The other day, I was thinking about the feasibility of feeding butterflies buttered flies and, long story short, I was met with the disappointing discovery that there are in fact no strictly carnivorous butterflies. In part, this is due to the fact that, for many species, the butterfly stage of the life cycle is almost entirely focused on reproduction.
It’s analogous to the years following puberty in humans (otherwise known as college). However, there is such a thing as a carnivorous caterpillar, though they don’t eat flies.
I admit I wasn’t always friendly to caterpillars as a kid. They used to build their nests high up in the trees in front of my house, spilling hundreds of the little wrigglers onto our lawn. I was appalled.
My eight-year-old sensibilities told me there was nothing to find but fear in those great masses of writhing bodies. However, if there is anything I can do to make up for my past injustices, it would be to dispel the ignorance surrounding our squishy little friends.
Within the second largest family of butterflies, Lycaenidae, there is a subfamily of rare caterpillars that make up less than one percent of all butterfly species. This subfamily is called Miletinae, and the caterpillars within it have adapted a unique way to sustain themselves which involves a heart-breaking evolutionary betrayal as well as chemical subterfuge.
But let’s start at the beginning. Lycaenidae butterflies, sometimes called gossamer-winged butterflies are known for a few things. Their metallic glossiness, their flat looking larvae and their close association with ants. About 75 percent of the family have some kind of relationship with the hardworking insects.
For some species, the ants actually protect the larvae, in return receiving a sugar-rich honeydew (which is also secreted by aphids, fun fact) from them. With others, the ants will continue protecting the pupa as well.
This means that the post-metamorphosis butterfly actually emerges from an ants nest as well as a cocoon.
Scientists believe that it is through this mutualism that Miletinae butterflies were able to develop their parasitism. It’s basically the evolutionary equivalent of stabbing your best friend in the back... and then eating them.
Lycaenidae butterflies are the proud owners of a tentacular organ. It’s cylindrical, topped with spikes, eversible and believed to be the reason that this particular family has such a close association with ants. The organ emits chemical signals that researchers believe help the larva communicate across species boundaries.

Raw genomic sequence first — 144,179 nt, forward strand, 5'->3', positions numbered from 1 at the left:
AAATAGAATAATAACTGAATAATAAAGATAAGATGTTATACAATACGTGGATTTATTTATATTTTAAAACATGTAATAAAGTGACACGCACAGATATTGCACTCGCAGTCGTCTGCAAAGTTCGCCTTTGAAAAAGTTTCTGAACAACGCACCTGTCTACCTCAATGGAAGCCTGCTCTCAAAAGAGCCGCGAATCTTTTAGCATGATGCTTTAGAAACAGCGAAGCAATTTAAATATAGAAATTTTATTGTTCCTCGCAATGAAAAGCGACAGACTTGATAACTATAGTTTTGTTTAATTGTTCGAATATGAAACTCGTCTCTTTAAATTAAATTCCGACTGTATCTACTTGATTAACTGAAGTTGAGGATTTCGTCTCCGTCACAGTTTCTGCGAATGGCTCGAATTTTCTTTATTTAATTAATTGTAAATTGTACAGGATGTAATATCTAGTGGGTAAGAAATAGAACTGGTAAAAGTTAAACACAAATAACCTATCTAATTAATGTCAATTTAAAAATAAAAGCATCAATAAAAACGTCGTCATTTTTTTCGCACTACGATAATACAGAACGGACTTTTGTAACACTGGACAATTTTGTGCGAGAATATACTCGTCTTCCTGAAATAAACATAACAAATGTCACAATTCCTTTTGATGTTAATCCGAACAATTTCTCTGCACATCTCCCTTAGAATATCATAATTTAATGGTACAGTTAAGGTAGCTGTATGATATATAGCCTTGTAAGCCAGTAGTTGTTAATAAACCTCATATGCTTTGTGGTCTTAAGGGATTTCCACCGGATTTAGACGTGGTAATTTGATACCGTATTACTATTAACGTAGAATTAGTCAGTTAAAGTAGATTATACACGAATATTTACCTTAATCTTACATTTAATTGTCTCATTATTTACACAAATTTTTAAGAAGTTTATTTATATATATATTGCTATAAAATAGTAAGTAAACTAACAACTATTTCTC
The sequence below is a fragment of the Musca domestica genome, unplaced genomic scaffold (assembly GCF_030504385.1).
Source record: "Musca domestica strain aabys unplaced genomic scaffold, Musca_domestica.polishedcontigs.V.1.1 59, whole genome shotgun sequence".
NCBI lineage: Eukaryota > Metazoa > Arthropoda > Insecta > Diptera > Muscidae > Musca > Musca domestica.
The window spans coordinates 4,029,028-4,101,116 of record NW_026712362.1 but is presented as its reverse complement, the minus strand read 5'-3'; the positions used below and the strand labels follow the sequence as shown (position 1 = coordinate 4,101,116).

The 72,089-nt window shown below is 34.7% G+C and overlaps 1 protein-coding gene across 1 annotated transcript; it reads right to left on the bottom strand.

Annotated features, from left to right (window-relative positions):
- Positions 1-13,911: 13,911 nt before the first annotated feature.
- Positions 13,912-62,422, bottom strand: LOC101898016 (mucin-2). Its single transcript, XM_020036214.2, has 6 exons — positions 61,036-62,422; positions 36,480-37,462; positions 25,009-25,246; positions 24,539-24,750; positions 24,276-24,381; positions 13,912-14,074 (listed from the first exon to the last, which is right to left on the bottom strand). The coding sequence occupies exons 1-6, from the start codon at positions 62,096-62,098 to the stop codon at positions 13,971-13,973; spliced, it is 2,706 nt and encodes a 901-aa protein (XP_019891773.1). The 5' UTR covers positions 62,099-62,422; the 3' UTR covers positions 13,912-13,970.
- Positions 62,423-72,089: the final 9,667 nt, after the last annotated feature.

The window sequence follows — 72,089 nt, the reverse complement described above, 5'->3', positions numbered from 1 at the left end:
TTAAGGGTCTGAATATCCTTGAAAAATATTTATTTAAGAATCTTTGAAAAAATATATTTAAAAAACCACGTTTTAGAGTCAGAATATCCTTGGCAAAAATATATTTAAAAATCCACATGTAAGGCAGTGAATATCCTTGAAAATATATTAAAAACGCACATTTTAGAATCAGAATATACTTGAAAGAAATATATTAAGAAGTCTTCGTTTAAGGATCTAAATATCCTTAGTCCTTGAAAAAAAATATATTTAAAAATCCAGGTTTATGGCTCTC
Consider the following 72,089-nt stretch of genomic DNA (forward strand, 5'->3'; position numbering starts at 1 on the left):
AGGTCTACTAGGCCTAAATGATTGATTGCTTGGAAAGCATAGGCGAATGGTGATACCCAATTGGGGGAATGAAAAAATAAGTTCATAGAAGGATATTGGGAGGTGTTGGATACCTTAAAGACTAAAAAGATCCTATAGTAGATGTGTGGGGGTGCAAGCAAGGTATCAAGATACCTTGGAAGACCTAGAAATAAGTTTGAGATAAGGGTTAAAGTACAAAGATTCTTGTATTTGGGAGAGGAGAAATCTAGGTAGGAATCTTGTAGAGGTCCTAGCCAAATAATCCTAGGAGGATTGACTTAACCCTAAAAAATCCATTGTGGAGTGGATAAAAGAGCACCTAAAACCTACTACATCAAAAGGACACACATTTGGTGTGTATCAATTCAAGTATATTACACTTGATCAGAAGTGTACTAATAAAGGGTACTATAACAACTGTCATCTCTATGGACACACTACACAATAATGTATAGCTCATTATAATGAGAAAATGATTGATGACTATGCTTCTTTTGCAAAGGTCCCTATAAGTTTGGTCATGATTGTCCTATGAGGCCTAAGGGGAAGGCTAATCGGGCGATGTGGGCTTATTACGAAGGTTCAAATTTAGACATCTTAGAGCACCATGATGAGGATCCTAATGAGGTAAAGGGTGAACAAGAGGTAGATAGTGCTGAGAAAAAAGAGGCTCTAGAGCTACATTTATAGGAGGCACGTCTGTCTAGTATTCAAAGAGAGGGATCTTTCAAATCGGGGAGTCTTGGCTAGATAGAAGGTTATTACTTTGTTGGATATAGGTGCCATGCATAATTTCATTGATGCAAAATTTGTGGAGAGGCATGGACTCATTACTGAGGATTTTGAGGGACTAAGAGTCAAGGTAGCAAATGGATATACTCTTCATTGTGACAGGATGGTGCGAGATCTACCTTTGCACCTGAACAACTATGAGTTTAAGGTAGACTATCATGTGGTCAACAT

Capitalizing on this ability, Miletinae caterpillars cloak themselves using chemical signals which mimic those of the aphid, which ants are drawn to for the honeydew. This means that the caterpillar can be left to live among their prey. It helps that they will often tie, using silk excretions, the dead carcasses of consumed aphids onto their bodies, which helps them to camouflage as well.
And things don’t get much better for the ants once the caterpillars leave the nest. Unlike most butterflies, those belonging to the Miletinae subfamily forgo plant nectars, instead partaking in the honeydew secreted by aphids, which their larva feed on as well. However, they will also feed from mineral rich sources such as mushrooms, sap or even mud.
Their carnivorous tendencies are likely why these caterpillars are often referred to as the harvester subfamily. A cool name to match some cool caterpillars.
If I can’t convince you that caterpillars deserve your admiration, perhaps someone you actually respect can. Vladimir Nabokov, the Russian-American novelist, was actually an experienced lepidopterist, a collector of butterflies, and curated the Museum of Comparative Zoology at Harvard University (probably why they’re always beating us in the rankings).